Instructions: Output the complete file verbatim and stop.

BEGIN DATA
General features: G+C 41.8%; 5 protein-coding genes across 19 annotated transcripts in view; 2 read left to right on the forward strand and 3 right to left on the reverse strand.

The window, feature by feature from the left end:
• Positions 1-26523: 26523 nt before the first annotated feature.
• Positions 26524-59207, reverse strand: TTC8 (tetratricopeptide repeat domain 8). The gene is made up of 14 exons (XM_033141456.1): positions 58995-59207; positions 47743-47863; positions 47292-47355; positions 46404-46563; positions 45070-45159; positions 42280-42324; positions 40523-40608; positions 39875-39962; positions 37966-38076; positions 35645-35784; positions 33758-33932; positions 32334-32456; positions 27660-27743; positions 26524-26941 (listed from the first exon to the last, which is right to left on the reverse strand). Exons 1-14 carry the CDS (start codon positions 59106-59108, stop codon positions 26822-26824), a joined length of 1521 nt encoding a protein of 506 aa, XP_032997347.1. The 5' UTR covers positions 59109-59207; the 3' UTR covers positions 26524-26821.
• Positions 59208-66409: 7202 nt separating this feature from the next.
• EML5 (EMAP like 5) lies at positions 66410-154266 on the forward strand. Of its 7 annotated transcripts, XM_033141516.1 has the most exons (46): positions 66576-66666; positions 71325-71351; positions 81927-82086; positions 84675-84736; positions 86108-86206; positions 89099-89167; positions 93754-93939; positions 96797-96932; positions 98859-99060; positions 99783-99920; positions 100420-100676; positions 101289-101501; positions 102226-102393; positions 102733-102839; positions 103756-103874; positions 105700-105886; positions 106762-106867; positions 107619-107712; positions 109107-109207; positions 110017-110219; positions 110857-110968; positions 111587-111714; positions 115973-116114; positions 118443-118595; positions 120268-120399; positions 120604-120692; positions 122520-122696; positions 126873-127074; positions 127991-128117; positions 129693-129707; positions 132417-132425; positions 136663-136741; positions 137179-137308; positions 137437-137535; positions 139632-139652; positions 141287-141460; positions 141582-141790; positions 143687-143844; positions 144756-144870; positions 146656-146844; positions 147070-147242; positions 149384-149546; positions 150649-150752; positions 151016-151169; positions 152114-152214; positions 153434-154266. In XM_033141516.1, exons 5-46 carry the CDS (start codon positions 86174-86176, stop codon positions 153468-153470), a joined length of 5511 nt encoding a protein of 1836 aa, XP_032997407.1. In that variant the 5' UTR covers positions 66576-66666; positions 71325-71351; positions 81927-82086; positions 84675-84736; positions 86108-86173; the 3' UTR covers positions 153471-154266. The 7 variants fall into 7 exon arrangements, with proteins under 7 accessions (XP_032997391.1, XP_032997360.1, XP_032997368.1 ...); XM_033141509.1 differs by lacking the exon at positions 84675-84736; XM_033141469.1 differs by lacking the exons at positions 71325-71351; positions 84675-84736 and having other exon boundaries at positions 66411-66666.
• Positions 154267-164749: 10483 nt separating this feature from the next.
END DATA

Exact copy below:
General features: G+C 41.8%; 5 protein-coding genes across 19 annotated transcripts in view; 2 read left to right on the forward strand and 3 right to left on the reverse strand.

The window, feature by feature from the left end:
• Positions 1-26523: 26523 nt before the first annotated feature.
• Positions 26524-59207, reverse strand: TTC8 (tetratricopeptide repeat domain 8). The gene is made up of 14 exons (XM_033141456.1): positions 58995-59207; positions 47743-47863; positions 47292-47355; positions 46404-46563; positions 45070-45159; positions 42280-42324; positions 40523-40608; positions 39875-39962; positions 37966-38076; positions 35645-35784; positions 33758-33932; positions 32334-32456; positions 27660-27743; positions 26524-26941 (listed from the first exon to the last, which is right to left on the reverse strand). Exons 1-14 carry the CDS (start codon positions 59106-59108, stop codon positions 26822-26824), a joined length of 1521 nt encoding a protein of 506 aa, XP_032997347.1. The 5' UTR covers positions 59109-59207; the 3' UTR covers positions 26524-26821.
• Positions 59208-66409: 7202 nt separating this feature from the next.
• EML5 (EMAP like 5) lies at positions 66410-154266 on the forward strand. Of its 7 annotated transcripts, XM_033141516.1 has the most exons (46): positions 66576-66666; positions 71325-71351; positions 81927-82086; positions 84675-84736; positions 86108-86206; positions 89099-89167; positions 93754-93939; positions 96797-96932; positions 98859-99060; positions 99783-99920; positions 100420-100676; positions 101289-101501; positions 102226-102393; positions 102733-102839; positions 103756-103874; positions 105700-105886; positions 106762-106867; positions 107619-107712; positions 109107-109207; positions 110017-110219; positions 110857-110968; positions 111587-111714; positions 115973-116114; positions 118443-118595; positions 120268-120399; positions 120604-120692; positions 122520-122696; positions 126873-127074; positions 127991-128117; positions 129693-129707; positions 132417-132425; positions 136663-136741; positions 137179-137308; positions 137437-137535; positions 139632-139652; positions 141287-141460; positions 141582-141790; positions 143687-143844; positions 144756-144870; positions 146656-146844; positions 147070-147242; positions 149384-149546; positions 150649-150752; positions 151016-151169; positions 152114-152214; positions 153434-154266. In XM_033141516.1, exons 5-46 carry the CDS (start codon positions 86174-86176, stop codon positions 153468-153470), a joined length of 5511 nt encoding a protein of 1836 aa, XP_032997407.1. In that variant the 5' UTR covers positions 66576-66666; positions 71325-71351; positions 81927-82086; positions 84675-84736; positions 86108-86173; the 3' UTR covers positions 153471-154266. The 7 variants fall into 7 exon arrangements, with proteins under 7 accessions (XP_032997391.1, XP_032997360.1, XP_032997368.1 ...); XM_033141509.1 differs by lacking the exon at positions 84675-84736; XM_033141469.1 differs by lacking the exons at positions 71325-71351; positions 84675-84736 and having other exon boundaries at positions 66411-66666.
• Positions 154267-164749: 10483 nt separating this feature from the next.